Sadly, many of the archaeological features at the Great Zimbabwe that would have clarified mineral resource extraction and mining technology and other cultural history have been disturbed  and confused by earlier looting and destruction during the first half of the 20th century while the ethnocentric debates and suppression of evidence were in full swing. [5]  Although some earlier archaeological work was scientifically conducted and untainted by racial prejudice, e.g., see Peter Garlake’s work below [6] along with Huffman’s published work [7], it wasn’t until independence from colonialism after 1980 that the Great Zimbabwe was listed on the World Heritage List (1986) and the body of the National Museums and Monuments of Zimbabwe (NMMZ) as a service became “more professional as a modern heritage organization”,  [8] fostering such needed diachronic and conservation studies as those by Chipunza [9], Ndoro [10] and Matenga [11],  among others, although the current politicizing of the Great Zimbabwe for pro-ZANU-PF and Mugabe propaganda has undermined some of the gains made in the 1980’s. Thus many questions remain, including a fuller view of the more economically-driven and technical purposes of the Great Zimbabwe.

Some soapstone and serpentine sculptures also functioned at the Great Zimbabwe in strategic wall placements that possibly had totemic value. For example, the most notable stone sculptures from the site are the “Eight Zimbabwe Birds” carved from local micaceous schist.

Bird’s Eye Overhead View of the Great Enclosure (Photo courtesy of David Koeller)

The elliptical structure of the Great Enclosure has a rough diameter of almost 300 feet at its widest, its walls being almost 20 feet thick in places, tapering gently upwards for stability. There are technically two walls and the Great Enclosure also has a conical tower reaching 30 feet high and 18 feet in diameter. Internally the structure may have also had more temporary construction such as wood and mud, and the area around the ruins could have sustained up to 18,000 to 20,000 people with additional animal grazing land and streams surrounding the stone ruins. The other two primary groups of ruins of the Great Zimbabwe site are simply called the Valley Ruins Complex and the Hill Complex, stretching almost 20 acres across the landscape. The great size and complexity of the engineering of quarrying, moving and placing the stone staggered the imaginations of European visitors, at first mostly Portuguese explorers, since the 16th century. Unable to credit Africans for the monumentality of the Great Zimbabwe, many Europeans limited its technology and superb architectural accomplishments for political reasons, much in the same way that Spanish conquistadors denigrated Mesoamericans as being barbarians and even without souls – as the Spanish apologist Sepulveda wrote in the 16th century – so their economic and mineral exploitation could be more easily accomplished without accountability.

Although many Zimbabweans are not connected to the Great Zimbabwe, recalling Ndoro’s summary of Garlake that ” Great Zimbabwe…remains to the mass of the population ‘a remote and meaningless abstraction alienated from all that is significant in their culture’ “, many indigenous archeologists like Ndoro are attempting to rectify ignorance and indifference. [12] Nonetheless, modern Zimbabwe, having symbolically adopted iconic images of the site and even the Zimbabwe stone birds seen on the national flag, is rightly proud of the Great Zimbabwe and its extensive ruins that show indigenous African architecture and a complex society capable of a dynamic technology and trade reaching great distances across Africa as early as a millennium ago.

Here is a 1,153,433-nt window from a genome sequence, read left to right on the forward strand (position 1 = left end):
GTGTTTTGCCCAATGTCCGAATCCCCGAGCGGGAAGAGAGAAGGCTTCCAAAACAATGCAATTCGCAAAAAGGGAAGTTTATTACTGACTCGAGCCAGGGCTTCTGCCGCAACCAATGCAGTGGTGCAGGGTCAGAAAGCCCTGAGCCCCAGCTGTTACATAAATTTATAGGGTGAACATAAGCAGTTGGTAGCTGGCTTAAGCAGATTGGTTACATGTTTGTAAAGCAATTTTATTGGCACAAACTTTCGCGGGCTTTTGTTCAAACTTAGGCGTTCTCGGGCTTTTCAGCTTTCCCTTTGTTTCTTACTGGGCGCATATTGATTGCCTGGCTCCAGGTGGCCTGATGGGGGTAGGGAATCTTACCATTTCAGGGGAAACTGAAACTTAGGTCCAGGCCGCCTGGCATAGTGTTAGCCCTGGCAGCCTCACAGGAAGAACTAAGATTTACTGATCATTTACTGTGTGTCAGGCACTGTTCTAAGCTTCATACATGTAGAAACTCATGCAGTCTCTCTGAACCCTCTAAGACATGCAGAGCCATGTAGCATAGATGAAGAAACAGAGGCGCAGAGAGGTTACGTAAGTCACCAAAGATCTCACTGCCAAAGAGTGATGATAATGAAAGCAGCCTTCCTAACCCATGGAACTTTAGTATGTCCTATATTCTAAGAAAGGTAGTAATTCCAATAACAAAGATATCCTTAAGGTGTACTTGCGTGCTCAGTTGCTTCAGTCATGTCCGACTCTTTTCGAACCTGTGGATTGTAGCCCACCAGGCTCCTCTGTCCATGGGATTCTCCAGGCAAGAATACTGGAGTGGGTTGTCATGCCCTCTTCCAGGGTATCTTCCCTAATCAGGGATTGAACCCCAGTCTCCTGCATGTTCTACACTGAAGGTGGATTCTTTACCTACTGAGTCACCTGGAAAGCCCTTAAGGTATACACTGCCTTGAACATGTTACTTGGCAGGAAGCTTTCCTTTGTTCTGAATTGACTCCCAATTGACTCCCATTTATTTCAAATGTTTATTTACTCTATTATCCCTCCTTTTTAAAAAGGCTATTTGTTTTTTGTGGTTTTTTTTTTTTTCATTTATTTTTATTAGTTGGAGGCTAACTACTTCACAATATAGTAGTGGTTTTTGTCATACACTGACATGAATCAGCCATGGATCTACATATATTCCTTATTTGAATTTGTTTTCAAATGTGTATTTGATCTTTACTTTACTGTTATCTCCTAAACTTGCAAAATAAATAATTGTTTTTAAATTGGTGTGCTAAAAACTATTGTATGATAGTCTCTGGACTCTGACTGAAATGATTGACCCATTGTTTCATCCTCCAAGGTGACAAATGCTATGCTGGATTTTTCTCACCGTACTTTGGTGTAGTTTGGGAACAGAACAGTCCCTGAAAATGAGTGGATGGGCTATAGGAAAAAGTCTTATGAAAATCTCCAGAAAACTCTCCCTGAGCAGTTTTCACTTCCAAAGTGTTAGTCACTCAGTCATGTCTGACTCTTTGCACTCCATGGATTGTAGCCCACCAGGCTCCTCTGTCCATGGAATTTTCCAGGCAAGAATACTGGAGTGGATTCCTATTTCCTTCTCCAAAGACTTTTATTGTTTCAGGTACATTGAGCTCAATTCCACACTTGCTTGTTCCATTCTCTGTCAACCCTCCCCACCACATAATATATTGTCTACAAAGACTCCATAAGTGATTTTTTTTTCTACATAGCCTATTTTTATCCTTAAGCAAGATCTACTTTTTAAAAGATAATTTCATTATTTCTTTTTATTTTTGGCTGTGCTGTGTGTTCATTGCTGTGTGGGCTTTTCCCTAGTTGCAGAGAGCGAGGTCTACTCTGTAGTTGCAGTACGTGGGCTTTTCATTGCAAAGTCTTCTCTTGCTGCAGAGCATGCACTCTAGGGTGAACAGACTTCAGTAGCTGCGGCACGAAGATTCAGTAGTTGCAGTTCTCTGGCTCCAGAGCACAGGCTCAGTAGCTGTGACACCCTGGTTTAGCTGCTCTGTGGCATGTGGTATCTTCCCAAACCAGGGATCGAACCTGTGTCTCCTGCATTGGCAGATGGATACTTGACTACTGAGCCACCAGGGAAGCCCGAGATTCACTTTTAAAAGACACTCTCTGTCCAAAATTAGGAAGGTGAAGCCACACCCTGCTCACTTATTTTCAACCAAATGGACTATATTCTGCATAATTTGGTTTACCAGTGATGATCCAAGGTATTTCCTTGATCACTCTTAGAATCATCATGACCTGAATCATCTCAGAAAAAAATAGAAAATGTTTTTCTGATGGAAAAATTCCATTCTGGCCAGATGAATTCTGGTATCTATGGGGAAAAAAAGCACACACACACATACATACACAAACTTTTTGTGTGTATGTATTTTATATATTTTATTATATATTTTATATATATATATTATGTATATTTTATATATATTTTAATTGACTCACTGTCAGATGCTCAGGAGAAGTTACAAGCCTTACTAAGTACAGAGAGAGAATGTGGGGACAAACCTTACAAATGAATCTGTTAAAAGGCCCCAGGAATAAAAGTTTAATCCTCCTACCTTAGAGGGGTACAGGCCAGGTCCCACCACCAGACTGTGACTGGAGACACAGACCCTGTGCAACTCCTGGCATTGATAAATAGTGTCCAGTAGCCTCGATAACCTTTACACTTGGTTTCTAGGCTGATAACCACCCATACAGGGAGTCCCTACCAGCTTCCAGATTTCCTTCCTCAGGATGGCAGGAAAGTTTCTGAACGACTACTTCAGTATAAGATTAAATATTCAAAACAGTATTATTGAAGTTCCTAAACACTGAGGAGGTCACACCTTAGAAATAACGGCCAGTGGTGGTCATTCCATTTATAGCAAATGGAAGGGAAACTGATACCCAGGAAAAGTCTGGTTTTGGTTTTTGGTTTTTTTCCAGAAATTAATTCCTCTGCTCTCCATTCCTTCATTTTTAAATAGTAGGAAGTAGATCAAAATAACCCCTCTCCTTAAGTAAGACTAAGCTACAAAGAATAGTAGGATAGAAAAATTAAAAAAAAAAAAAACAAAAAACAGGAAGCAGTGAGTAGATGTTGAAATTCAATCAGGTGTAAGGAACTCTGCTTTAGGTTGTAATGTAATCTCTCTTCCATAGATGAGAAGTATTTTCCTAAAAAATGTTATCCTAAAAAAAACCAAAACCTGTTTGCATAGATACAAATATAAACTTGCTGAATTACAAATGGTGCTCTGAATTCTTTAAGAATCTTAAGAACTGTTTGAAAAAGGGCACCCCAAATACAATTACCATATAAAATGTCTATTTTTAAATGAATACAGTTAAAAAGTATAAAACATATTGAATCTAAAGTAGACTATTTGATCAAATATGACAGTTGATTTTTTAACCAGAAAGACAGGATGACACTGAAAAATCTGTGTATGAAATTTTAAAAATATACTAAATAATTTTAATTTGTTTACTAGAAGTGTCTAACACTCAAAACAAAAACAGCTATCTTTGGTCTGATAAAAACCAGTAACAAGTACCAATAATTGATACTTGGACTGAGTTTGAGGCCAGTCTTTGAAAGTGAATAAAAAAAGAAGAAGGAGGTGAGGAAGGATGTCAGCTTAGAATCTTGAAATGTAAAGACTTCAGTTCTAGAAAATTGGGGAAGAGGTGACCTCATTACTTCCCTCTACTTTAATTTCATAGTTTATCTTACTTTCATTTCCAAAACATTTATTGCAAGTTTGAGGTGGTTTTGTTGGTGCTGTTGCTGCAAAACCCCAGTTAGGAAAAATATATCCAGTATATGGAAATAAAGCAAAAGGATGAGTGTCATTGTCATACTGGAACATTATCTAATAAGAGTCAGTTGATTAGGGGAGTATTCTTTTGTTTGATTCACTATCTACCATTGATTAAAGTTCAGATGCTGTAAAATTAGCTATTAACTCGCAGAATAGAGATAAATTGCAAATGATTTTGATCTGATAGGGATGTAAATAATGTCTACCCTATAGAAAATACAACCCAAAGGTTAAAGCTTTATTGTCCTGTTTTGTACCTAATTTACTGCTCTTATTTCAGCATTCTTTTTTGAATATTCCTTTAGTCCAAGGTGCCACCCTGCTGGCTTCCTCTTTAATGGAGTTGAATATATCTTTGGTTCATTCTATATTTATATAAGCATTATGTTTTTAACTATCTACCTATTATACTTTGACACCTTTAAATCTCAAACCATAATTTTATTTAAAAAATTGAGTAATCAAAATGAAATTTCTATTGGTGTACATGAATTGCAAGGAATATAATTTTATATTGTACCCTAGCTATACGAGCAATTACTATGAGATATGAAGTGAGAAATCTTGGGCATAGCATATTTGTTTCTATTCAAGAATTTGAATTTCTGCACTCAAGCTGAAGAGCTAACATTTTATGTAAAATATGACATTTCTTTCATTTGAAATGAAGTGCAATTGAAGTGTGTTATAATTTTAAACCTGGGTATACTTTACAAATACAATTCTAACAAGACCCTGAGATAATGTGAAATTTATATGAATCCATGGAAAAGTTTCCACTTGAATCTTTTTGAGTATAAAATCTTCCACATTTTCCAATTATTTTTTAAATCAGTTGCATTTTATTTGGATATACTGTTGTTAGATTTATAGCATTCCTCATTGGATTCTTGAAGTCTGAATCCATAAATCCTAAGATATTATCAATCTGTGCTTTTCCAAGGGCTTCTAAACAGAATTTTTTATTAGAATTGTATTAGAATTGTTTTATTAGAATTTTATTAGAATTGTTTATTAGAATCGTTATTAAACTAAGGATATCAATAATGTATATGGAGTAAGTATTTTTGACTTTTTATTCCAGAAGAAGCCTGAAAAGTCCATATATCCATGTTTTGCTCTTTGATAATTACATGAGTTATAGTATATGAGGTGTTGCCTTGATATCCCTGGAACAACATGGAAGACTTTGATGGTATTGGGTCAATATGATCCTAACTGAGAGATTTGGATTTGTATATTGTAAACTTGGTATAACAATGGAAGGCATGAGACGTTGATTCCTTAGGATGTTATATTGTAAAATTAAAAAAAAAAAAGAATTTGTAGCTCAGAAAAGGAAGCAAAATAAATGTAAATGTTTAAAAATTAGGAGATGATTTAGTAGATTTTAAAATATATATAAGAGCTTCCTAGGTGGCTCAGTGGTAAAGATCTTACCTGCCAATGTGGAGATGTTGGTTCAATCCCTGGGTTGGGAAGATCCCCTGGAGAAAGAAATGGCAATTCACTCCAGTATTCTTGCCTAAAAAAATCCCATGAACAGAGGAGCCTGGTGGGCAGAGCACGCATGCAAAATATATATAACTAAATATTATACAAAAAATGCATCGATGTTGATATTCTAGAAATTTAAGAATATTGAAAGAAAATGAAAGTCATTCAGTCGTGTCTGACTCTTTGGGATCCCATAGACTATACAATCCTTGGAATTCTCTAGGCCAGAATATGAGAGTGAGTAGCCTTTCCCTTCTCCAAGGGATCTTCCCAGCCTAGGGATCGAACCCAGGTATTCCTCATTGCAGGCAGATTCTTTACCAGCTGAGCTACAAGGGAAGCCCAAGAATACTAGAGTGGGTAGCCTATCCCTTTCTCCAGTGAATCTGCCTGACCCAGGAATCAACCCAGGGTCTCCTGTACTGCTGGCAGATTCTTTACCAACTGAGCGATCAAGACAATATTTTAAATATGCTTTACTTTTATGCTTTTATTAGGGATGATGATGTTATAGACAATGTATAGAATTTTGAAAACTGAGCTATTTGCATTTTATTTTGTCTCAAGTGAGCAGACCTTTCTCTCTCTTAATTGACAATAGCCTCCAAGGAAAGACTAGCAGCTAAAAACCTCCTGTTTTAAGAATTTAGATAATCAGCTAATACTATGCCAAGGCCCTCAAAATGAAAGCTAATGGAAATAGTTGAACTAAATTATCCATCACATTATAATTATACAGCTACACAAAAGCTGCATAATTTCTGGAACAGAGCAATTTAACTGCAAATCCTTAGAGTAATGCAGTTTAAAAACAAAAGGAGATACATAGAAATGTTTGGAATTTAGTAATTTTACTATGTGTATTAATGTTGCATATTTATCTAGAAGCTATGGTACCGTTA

Notes:

[1]  Lorraine Swan. Early Gold Mining on the Zimbabwean Plateau. Studies in African Archaeology 9, Societas Archeologica Upsaliensis, Uppsala, 1994.

[2]  S. Terry Childs. “Review of L. Swan’s Early Gold Mining…Stud. Afric. Archaeol. 9.” African Archaeological Review 13.3 (Springer) (1996) 215-19.

[3]  Andrie Meyer. “K2 and Mapungubwe”. South African Archaeological Society Goodwin Series 8 (2000) 4-13, esp. 4-5.

[4]  ibid.

[5]  Joost Fontein. “Silence, Destruction and Closure at Great Zimbabwe: Local Narratives of Desecration and Alienation”. Journal of Southern African Studies 32.4 (2006) 771-94, esp. 772 ff.

[6]  Peter S. Garlake. Great Zimbabwe. London: Thames & Hudson, 1973.

[7]  T.N. Huffman. “Zimbabwe, Souther Africa’s First Town.” Rhodesian Prehistory 7 [15] (1977) 1-14.

[8]  Fontein, 773.

[9]   K. Chipunza. A diachronic analysis of the Hill Complex at Great Zimbabwe. Studies in African Archaeology 8  Societas Archeologica Upsaliensis, Uppsala (1994).

[10]  W. Ndoro. “The evolution of a management policy at Great Zimbabwe” in G. Pwiti, ed. Caves, Monuments and Texts. Studies in African Archaeology 9  Societas Archeologica Upsaliensis, Uppsala  (1997); Webber Ndoro. The Preservation of Great Zimbabwe: Your Monument, Our Shrine. ICCROM Conservation Studies 4. Rome: ICCROM (International Centre for the Preservation and Restoration of Cultural Property, Rome), 2005, esp. 44-8, e.g., note restored western entrance to the Great Enclosure (Plate 5.2) 47.

[11]  E. Matenga. “Conservation History of the Great Enclosure, Great Zimbabwe, with Reference to the Proposed Restoration of a Lintel Entrance” in G. Pwiti and R. Soper, eds.  Aspects of African Archaeology. Harare: University of Zimbabwe Publications, 1996.

[12]  quoted in Ndoro, 2005, 83.

 

 

 

 

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1 Comments

 
  1. Hakan says:

    I was wondering how you were doing with using H 3.1 for fieldwork. I’m thinking of using Android tables for our upcoming Late Pleistocene field work in Ethiopia mostly for filling out forms and other DB requirements
    but am considering other possible uses.